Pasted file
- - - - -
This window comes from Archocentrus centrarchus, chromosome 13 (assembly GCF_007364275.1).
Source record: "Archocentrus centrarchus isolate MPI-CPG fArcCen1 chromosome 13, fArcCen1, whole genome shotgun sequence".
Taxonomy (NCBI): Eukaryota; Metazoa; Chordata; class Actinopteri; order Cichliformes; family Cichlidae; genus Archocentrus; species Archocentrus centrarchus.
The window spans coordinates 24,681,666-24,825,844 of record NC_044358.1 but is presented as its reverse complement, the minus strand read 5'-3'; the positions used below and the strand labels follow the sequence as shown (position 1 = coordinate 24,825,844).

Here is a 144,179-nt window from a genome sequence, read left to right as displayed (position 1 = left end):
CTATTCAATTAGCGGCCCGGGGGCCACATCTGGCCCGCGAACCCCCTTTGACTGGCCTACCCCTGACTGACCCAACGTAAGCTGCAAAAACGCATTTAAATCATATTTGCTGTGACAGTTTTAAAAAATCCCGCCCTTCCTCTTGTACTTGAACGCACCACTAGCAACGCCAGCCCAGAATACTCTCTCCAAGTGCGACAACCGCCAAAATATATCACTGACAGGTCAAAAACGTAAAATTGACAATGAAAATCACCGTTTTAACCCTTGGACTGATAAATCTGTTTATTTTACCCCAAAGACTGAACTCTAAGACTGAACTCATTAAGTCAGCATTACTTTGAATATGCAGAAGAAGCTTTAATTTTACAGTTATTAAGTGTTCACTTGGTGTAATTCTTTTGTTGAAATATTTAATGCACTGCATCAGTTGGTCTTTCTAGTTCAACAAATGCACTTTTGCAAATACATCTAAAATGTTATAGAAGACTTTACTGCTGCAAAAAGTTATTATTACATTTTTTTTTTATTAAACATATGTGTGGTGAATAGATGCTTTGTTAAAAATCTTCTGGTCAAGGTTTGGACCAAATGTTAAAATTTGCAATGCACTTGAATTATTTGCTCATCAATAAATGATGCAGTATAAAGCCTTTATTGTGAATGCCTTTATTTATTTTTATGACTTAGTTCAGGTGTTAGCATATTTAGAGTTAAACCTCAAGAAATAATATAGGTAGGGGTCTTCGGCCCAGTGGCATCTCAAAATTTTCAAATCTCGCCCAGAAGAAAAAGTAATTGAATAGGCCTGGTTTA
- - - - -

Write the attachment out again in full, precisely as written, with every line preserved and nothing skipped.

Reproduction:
This window comes from Archocentrus centrarchus, chromosome 13 (assembly GCF_007364275.1).
Source record: "Archocentrus centrarchus isolate MPI-CPG fArcCen1 chromosome 13, fArcCen1, whole genome shotgun sequence".
Taxonomy (NCBI): Eukaryota; Metazoa; Chordata; class Actinopteri; order Cichliformes; family Cichlidae; genus Archocentrus; species Archocentrus centrarchus.
The window spans coordinates 24,681,666-24,825,844 of record NC_044358.1 but is presented as its reverse complement, the minus strand read 5'-3'; the positions used below and the strand labels follow the sequence as shown (position 1 = coordinate 24,825,844).

Here is a 144,179-nt window from a genome sequence, read left to right as displayed (position 1 = left end):
CTATTCAATTAGCGGCCCGGGGGCCACATCTGGCCCGCGAACCCCCTTTGACTGGCCTACCCCTGACTGACCCAACGTAAGCTGCAAAAACGCATTTAAATCATATTTGCTGTGACAGTTTTAAAAAATCCCGCCCTTCCTCTTGTACTTGAACGCACCACTAGCAACGCCAGCCCAGAATACTCTCTCCAAGTGCGACAACCGCCAAAATATATCACTGACAGGTCAAAAACGTAAAATTGACAATGAAAATCACCGTTTTAACCCTTGGACTGATAAATCTGTTTATTTTACCCCAAAGACTGAACTCTAAGACTGAACTCATTAAGTCAGCATTACTTTGAATATGCAGAAGAAGCTTTAATTTTACAGTTATTAAGTGTTCACTTGGTGTAATTCTTTTGTTGAAATATTTAATGCACTGCATCAGTTGGTCTTTCTAGTTCAACAAATGCACTTTTGCAAATACATCTAAAATGTTATAGAAGACTTTACTGCTGCAAAAAGTTATTATTACATTTTTTTTTTATTAAACATATGTGTGGTGAATAGATGCTTTGTTAAAAATCTTCTGGTCAAGGTTTGGACCAAATGTTAAAATTTGCAATGCACTTGAATTATTTGCTCATCAATAAATGATGCAGTATAAAGCCTTTATTGTGAATGCCTTTATTTATTTTTATGACTTAGTTCAGGTGTTAGCATATTTAGAGTTAAACCTCAAGAAATAATATAGGTAGGGGTCTTCGGCCCAGTGGCATCTCAAAATTTTCAAATCTCGCCCAGAAGAAAAAGTAATTGAATAGGCCTGGTTTA